Early Switch and Early Discharge Strategies for Community-Acquired Pneumonia: Can we Reduce Costs and Still Achieve the Desired Outcomes?

Original Citation

Early Switch and Early Discharge Strategies in Patients With Community-Acquired Pneumonia: A Meta-analysis. Rhew DC, Tu GS, Ofman J, Henning JM, Richards MS, Weingarten SR.

Overall Study Question

To evaluate criteria used in studies of community-acquired pneumonia (CAP) for early switch therapy (i.e. parenteral to oral therapy conversion) and to assess the impact of early switch and early discharge on clinical outcomes and length of stay (LOS).  Several past studies have been published have suggested that early switch and early discharge may decrease the length of stay without adverse affecting outcomes.

Are the Results of the Study Valid?

1. Did the overview address a focused clinical question?

Yes.  The authors specifically focused on the impact of early switch therapy and discharge on clinical outcomes and LOS.

2. Were the criteria used to select articles for inclusion appropriate?

Yes.  The researchers searched several databases using several search terms for articles addressing early switch therapy antibiotic therapy and early discharge in CAP patients.  Early switch and early discharge strategy was defined as a method or intervention designed to shorten LOS through early switch and/or early discharge recommendations.  Articles were excluded if following existed less rigorous study design, specific patient population (e.g. unrelated to CAP), non-bacterial cause of CAP, non-clinical evaluation, unrelated study objective and absence of early switch criteria.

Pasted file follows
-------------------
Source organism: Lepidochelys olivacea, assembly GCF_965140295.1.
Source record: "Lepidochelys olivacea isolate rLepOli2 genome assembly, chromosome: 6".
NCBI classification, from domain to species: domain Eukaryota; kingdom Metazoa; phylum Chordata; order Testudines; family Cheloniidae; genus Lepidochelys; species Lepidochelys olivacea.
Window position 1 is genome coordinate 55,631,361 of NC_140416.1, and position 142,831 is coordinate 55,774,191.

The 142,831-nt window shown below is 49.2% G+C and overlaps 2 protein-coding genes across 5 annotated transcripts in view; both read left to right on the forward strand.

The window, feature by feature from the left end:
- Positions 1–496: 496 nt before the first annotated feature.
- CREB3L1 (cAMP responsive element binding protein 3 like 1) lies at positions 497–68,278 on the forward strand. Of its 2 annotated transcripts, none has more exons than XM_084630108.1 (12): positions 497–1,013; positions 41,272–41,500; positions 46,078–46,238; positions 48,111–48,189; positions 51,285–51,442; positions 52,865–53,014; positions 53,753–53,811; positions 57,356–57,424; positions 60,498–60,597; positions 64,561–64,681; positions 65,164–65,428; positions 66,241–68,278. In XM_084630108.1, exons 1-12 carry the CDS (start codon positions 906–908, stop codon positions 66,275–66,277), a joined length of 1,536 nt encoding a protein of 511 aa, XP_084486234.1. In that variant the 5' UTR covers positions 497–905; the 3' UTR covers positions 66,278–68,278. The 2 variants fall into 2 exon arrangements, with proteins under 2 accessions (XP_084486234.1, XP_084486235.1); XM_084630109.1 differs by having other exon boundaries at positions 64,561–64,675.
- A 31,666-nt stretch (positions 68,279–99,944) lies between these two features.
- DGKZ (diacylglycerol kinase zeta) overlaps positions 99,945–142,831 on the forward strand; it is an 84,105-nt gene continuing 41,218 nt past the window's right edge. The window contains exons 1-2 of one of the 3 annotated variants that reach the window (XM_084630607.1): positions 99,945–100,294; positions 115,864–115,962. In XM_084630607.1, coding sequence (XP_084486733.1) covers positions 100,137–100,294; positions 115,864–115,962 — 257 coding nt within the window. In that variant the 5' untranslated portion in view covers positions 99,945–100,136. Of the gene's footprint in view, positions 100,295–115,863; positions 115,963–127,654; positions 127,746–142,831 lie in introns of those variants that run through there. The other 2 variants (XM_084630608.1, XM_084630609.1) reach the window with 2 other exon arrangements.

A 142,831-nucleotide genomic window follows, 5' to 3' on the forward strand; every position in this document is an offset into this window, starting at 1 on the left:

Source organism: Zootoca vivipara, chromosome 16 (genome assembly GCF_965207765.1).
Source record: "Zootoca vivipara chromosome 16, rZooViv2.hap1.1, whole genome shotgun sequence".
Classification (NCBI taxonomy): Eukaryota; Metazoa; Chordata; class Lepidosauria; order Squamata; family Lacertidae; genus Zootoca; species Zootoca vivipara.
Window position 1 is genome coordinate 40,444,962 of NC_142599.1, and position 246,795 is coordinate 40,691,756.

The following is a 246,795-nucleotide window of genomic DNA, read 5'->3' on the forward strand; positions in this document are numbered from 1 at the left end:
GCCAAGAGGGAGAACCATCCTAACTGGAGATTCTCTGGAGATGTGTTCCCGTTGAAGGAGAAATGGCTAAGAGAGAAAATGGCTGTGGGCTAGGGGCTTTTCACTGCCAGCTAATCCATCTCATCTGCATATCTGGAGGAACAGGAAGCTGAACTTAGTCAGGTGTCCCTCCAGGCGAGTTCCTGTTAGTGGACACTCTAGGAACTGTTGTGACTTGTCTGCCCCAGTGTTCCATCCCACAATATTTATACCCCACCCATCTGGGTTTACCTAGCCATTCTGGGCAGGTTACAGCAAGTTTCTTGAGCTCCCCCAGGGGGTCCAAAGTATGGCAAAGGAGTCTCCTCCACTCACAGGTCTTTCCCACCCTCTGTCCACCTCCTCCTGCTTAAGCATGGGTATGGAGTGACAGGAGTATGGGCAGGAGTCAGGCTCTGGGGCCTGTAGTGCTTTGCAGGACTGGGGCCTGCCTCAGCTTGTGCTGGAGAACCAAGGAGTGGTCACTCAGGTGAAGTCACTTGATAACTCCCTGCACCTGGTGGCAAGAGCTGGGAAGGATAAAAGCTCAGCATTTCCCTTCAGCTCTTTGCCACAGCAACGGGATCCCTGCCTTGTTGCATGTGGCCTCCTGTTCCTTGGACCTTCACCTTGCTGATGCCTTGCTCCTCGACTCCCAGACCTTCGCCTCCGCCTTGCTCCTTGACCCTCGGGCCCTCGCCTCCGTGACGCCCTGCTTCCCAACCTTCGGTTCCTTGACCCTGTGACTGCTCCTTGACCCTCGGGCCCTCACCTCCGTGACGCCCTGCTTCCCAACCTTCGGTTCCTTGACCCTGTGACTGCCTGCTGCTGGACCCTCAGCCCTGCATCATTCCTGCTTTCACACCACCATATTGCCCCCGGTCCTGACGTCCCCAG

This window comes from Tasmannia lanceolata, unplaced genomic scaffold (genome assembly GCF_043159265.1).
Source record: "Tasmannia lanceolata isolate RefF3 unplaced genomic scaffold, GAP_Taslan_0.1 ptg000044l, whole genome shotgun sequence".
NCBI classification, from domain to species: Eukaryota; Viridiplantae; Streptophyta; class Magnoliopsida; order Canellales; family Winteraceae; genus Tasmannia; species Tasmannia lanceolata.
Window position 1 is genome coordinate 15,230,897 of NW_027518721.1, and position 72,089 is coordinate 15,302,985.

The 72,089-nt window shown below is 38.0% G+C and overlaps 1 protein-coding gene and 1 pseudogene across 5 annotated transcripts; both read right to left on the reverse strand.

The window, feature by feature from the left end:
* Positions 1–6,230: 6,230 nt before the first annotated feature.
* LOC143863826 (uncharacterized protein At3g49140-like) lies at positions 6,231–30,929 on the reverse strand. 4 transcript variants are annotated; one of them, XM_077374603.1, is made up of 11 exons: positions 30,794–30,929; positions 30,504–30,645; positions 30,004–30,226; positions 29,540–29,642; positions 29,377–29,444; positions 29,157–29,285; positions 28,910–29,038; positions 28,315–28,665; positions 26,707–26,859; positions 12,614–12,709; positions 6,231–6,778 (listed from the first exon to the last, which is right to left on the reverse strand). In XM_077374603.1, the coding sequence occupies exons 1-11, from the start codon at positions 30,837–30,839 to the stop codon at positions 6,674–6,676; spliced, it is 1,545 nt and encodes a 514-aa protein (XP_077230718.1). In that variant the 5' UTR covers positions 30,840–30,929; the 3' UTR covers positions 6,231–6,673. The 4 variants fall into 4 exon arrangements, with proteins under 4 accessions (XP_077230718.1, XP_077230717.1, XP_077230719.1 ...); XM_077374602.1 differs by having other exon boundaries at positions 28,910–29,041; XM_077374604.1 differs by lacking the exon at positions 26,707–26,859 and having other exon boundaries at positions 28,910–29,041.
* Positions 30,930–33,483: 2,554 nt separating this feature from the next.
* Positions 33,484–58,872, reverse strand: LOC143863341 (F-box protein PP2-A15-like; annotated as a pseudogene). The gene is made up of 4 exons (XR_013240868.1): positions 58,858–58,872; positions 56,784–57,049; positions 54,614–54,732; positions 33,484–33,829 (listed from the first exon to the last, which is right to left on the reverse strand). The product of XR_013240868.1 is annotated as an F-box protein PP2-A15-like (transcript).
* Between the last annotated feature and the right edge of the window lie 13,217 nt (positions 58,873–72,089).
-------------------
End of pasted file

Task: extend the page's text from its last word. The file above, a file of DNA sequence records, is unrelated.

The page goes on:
3. Is it unlikely that important, relevant studies were missed?

No.  The authors searched for English

language articles published between January 1, 1980 and March 31, 2000.  The researchers searched MEDLINE, HEALTHSTAR, EMBASE, Cochrane Collaboration and Best Evidence databases for prospective and retrospective trials, meta-analyses and systematic reviews.  The extent of search terms used would have captured the majority of relevant articles pertaining to the study question.

4. Was the validity of the included studies appraised?

The methodologies

of articles selected were not evaluated specifically.

The authors evaluated articles to address four areas of investigation; criteria for switch therapy, criteria for discharge, switch on specific day/length of parenteral therapy and outcomes.

5. Were assessments of studies reproducible?

The authors applied criteria to reviewed articles to compare criteria for early switch and early discharge in CAP.

Only articles that examined LOS are included in the outcomes evaluation. Chi-square and random effects meta-analysis was conducted on LOS for qualifying studies.

Evaluation of clinical outcomes between intervention and control groups was not well described.

Kappa values for agreement were calculated for the article reviewers.

6. Were the results similar from study to study?